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Butterball's Turkey Shortage Might Ruin Your Thanksgiving

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Quartz:

The time for Americans to clean out some fridge space before Thanksgiving may have come a little early this year. Butterball, the US’s top maker of Thanksgiving turkeys, is having some problems delivering the bigger birds to stores around the country.

The company told retailers that their orders for fresh turkeys 16 pounds (7.3 kg) and bigger have been cut by 50%, according to a press release from Big Y, a grocery chain in Massachusetts and Connecticut. Butterball, which produces around 20% of the US’s turkeys and 1.3 billion pounds of turkey meat a year, has confirmed in a emailed statement that “there may be limited availability on some larger sizes of fresh turkeys” and that the shortage is nationwide.

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This is a big worry because 16 pounds is the average weight of turkeys eaten at Thanksgiving, which 88% of US households celebrate, according to EatTurkey.com, an industry site. According to Butterball’s handy calculator, a 16-pound turkey would feed a dinner party of six adults and six children.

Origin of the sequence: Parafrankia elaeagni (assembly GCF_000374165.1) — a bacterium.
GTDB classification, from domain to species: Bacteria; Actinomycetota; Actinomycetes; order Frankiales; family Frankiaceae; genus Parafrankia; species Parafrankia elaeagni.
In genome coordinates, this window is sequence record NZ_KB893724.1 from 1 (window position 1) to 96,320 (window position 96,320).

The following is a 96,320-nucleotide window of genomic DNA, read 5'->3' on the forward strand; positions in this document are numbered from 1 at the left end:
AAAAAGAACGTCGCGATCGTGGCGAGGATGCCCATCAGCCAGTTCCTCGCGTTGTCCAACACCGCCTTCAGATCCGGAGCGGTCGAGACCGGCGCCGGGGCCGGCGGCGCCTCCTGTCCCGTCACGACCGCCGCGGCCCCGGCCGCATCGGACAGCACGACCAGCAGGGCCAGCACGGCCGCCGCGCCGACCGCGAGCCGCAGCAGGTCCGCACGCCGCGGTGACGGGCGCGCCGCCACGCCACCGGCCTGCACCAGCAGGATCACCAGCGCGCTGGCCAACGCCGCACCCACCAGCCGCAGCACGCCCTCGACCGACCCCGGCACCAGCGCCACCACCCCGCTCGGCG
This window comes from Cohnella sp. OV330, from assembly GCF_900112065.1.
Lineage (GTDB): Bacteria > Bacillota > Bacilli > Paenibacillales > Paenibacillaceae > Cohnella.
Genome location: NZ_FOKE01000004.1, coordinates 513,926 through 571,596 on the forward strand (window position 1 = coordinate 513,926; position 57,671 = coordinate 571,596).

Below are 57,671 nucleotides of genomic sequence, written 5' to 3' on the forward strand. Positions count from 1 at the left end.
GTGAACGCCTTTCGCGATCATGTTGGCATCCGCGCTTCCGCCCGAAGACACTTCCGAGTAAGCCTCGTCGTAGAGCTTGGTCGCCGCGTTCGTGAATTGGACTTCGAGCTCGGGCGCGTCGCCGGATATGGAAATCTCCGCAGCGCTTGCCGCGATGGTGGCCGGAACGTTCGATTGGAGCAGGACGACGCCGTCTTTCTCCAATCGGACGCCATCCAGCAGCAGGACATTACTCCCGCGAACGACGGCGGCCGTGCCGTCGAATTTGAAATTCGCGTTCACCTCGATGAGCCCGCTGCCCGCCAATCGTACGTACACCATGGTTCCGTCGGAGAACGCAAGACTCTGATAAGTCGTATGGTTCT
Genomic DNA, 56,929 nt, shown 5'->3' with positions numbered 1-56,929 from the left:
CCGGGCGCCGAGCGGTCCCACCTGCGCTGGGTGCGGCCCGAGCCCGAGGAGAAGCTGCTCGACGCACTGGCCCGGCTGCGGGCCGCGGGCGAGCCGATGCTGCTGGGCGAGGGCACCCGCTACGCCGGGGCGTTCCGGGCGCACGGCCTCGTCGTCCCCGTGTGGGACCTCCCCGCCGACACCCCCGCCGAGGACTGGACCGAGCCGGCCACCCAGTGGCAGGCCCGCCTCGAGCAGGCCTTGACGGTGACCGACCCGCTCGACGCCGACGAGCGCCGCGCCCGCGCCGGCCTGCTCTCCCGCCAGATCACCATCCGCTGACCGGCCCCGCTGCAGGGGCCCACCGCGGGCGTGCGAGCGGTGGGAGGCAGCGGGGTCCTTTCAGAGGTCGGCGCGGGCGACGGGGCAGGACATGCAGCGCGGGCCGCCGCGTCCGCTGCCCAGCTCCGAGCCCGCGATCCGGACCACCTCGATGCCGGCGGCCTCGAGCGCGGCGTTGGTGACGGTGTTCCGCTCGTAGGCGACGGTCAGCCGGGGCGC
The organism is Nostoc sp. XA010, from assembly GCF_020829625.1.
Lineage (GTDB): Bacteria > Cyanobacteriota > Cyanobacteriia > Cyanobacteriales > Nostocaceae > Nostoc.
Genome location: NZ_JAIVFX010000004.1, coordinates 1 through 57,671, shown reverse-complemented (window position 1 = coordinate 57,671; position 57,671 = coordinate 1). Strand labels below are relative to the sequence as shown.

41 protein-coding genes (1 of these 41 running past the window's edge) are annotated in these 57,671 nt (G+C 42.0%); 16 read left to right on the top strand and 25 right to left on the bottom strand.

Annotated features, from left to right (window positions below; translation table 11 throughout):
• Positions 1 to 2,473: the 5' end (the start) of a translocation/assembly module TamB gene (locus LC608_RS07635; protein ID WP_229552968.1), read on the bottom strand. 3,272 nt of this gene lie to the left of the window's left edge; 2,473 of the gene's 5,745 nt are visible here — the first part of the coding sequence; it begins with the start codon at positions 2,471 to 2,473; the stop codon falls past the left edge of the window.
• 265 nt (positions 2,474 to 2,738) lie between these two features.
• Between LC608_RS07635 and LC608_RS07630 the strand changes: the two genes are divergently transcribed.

Mind you, that doesn’t mean there’ll be no big turkeys to be had. It’s only fresh turkeys from Butterball that are affected; the company sells frozen ones too, and there are several other manufacturers who will be only too delighted to fill the gap. But what might be more reason for panic than a turkey shortage is what’s causing it.

“We experienced a decline in weight gains on some of our farms causing a limited availability of large, fresh turkeys,” said Butterball’s statement. Translation: Its turkeys aren’t growing as fast as they used to.

This is odd because the industry has cranked out steadily heavier turkeys with each passing year. In 2011, the average turkey weighed some 57% more than in 1965, according to the US Department of Agriculture. And though it’s the most popular size, a 16-pound turkey isn’t even that big. The birds raised for processing average 28 pounds.

Odder still, though, is that Butterball, the US’s turkey-farming powerhouse, isn’t sure why its birds stay svelter than usual—or isn’t yet saying. “While we are continuing to evaluate all potential causes, we are working to remedy the issue,” says the company.

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